Or how many fantasy depictions of wizards have you seen with bandoliers of throwing knives? You're not playing a MU at that point, you're practically playing a terribly ineffective thief. The knives might do as much damage, on paper, as the "magic blasts", but the image in my head is of Jet Li in wizard's cap.

    I can see your point that it takes away from the Vancian flavor of D&D magic, but I think that in this case, the Vancian mechanic takes away from the fantasy magic flavor of the magic-user. Game mechanics should serve to establish or reinforce the style and mood you want for your game.

  7. @JB: Fair enough. I've never been sold enough on Vancian magic to worry much about degrading its flavor. As far as I'm concerned, it's a great game mechanic for spell casting and not much more.

    As for the post itself, I guess I don't see any reason for or against magic blast in there.

    You suggest a bandoleer of daggers instead of magic blast, which is a very common suggestion. That is 100% expressly what I'm trying to avoid for reasons of flavor. Maybe I've read the wrong books or watched the wrong movies, but I can't think of any fictional wizards who spend most of their time flinging knives.

    Magic blast is not an "extra ability" in the sense that M-Us can now participate in combat in a way that they haven't been able to before. It's pure window dressing.

    Your flavor favors daggers for 1d4 and mine favors magic for 1d4. That's all.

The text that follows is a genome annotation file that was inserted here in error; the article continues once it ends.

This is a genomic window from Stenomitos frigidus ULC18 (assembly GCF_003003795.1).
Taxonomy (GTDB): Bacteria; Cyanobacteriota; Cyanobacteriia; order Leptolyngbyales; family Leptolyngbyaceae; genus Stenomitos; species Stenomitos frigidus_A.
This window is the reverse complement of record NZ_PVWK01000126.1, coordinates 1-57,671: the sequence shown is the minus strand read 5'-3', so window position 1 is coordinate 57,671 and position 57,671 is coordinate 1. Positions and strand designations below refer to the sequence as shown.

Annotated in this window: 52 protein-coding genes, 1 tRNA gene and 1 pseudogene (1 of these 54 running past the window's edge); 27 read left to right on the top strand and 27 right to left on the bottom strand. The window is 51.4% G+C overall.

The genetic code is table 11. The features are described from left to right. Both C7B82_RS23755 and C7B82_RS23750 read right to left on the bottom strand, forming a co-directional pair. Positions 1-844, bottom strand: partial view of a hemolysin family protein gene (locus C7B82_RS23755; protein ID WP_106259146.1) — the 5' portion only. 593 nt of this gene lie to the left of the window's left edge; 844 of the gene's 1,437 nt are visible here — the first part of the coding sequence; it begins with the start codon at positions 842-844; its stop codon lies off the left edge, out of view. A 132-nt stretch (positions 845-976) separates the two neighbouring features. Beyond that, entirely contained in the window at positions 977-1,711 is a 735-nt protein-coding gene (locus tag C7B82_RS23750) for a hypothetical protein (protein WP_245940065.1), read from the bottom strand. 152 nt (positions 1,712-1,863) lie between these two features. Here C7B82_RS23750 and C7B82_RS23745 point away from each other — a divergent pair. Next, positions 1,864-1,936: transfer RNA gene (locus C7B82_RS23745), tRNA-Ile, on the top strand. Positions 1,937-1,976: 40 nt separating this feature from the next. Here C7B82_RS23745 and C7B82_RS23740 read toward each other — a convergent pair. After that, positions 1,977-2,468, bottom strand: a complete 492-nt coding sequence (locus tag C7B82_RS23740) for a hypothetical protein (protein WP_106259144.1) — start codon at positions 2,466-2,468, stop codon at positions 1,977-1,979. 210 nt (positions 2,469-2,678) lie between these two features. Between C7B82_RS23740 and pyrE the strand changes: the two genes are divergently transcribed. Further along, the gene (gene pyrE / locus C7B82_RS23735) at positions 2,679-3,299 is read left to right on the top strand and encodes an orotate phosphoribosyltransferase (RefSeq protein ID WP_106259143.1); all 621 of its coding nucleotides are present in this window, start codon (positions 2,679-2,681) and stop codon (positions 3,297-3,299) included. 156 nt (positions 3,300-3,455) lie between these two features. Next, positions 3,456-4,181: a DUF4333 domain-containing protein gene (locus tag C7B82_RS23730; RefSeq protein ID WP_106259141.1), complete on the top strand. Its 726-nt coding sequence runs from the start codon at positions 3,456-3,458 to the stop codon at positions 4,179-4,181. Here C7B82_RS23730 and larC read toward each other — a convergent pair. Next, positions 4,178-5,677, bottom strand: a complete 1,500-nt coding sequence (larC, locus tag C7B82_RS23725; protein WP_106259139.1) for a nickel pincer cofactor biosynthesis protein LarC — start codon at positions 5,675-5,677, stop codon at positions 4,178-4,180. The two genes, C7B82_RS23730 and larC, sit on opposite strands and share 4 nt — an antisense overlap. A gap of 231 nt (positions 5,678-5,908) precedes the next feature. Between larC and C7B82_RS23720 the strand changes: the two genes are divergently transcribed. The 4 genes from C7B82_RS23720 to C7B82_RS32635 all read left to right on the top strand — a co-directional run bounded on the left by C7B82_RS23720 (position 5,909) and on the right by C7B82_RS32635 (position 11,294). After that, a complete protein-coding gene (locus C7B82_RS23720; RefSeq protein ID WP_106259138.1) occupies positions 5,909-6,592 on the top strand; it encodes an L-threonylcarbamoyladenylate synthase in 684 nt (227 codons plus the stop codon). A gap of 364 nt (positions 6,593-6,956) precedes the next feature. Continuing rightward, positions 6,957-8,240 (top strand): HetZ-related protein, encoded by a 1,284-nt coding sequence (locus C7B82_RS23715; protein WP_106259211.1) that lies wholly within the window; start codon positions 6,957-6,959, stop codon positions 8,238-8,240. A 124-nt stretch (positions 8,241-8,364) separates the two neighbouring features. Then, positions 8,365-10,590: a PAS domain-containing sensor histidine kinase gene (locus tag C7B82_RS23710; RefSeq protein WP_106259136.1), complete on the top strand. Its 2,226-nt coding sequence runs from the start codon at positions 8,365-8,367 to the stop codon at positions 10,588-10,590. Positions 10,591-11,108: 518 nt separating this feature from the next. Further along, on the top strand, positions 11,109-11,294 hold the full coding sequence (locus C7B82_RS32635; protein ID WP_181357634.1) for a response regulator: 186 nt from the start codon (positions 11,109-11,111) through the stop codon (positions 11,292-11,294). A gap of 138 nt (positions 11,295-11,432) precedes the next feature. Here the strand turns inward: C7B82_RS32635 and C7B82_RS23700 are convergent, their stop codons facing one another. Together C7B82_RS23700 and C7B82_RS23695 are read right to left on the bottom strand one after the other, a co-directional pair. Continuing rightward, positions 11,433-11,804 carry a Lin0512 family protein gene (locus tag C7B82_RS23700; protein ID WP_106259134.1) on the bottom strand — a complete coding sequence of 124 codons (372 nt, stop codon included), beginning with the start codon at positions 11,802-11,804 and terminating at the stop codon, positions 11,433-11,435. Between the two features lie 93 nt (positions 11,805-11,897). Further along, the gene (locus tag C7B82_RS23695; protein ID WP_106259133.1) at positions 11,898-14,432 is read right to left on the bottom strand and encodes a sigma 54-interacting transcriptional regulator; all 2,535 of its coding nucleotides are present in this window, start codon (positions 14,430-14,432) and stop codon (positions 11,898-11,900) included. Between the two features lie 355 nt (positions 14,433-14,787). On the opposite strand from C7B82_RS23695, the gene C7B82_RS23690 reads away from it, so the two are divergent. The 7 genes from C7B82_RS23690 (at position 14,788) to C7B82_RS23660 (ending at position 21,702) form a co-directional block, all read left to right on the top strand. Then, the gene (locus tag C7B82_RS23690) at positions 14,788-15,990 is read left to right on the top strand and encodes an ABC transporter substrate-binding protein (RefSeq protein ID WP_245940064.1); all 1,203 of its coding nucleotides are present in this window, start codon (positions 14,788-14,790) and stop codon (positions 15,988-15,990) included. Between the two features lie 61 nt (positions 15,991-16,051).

I just wanted make sure that it was flavor and not something else.

  8. @ Flip & KG: I see your points, guys. I'm really not writing this just to play devil's advocate.

    However, if we do look at the MU from a "fantasy" perspective, and you say the lack of regular, magical "blasting" attacks detract from the fantasy flavor in D&D, I have to wonder, um...which fantasy film/lit are you holding up as the "true" fantasy?

    For example, I don't recall Gandalf going around "blasting" folks...nor Turjan (from Vance's the Dying Earth). Most of these "users of magic" normally did combat with weapons...the fact that they also "used magic" set them apart from non-wizards, but their blasting of folks only occurred occasionally, not even every combat encounter, let alone every round. Neither did the sorcerers that appeared in Howardian fiction.

    Personally, much as I enjoyed the Harry Potter books, I was never very impressed with Rowling's "magical combat." And even while I can see it as reasonable in Rowling's wizarding world, is it proper to have it in D&D?